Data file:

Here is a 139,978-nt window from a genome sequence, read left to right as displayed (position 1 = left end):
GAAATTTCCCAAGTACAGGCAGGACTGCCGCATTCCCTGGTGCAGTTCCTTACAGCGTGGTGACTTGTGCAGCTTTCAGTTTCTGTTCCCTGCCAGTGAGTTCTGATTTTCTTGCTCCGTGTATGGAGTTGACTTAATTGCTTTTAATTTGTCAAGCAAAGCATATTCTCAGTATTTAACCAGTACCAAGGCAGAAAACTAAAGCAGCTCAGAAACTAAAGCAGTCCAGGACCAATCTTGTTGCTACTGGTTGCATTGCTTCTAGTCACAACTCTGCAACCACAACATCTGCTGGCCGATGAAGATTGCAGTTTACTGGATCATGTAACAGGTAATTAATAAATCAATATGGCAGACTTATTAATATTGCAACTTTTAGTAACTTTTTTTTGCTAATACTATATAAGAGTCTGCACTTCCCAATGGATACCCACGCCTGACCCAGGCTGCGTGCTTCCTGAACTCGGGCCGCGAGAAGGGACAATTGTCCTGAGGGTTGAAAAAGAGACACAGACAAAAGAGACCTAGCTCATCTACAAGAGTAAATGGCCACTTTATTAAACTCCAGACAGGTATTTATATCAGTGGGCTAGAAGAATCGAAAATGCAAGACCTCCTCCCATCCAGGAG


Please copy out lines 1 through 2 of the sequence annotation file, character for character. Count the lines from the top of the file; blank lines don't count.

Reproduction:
Here is a 139,978-nt window from a genome sequence, read left to right as displayed (position 1 = left end):
GAAATTTCCCAAGTACAGGCAGGACTGCCGCATTCCCTGGTGCAGTTCCTTACAGCGTGGTGACTTGTGCAGCTTTCAGTTTCTGTTCCCTGCCAGTGAGTTCTGATTTTCTTGCTCCGTGTATGGAGTTGACTTAATTGCTTTTAATTTGTCAAGCAAAGCATATTCTCAGTATTTAACCAGTACCAAGGCAGAAAACTAAAGCAGCTCAGAAACTAAAGCAGTCCAGGACCAATCTTGTTGCTACTGGTTGCATTGCTTCTAGTCACAACTCTGCAACCACAACATCTGCTGGCCGATGAAGATTGCAGTTTACTGGATCATGTAACAGGTAATTAATAAATCAATATGGCAGACTTATTAATATTGCAACTTTTAGTAACTTTTTTTTGCTAATACTATATAAGAGTCTGCACTTCCCAATGGATACCCACGCCTGACCCAGGCTGCGTGCTTCCTGAACTCGGGCCGCGAGAAGGGACAATTGTCCTGAGGGTTGAAAAAGAGACACAGACAAAAGAGACCTAGCTCATCTACAAGAGTAAATGGCCACTTTATTAAACTCCAGACAGGTATTTATATCAGTGGGCTAGAAGAATCGAAAATGCAAGACCTCCTCCCATCCAGGAG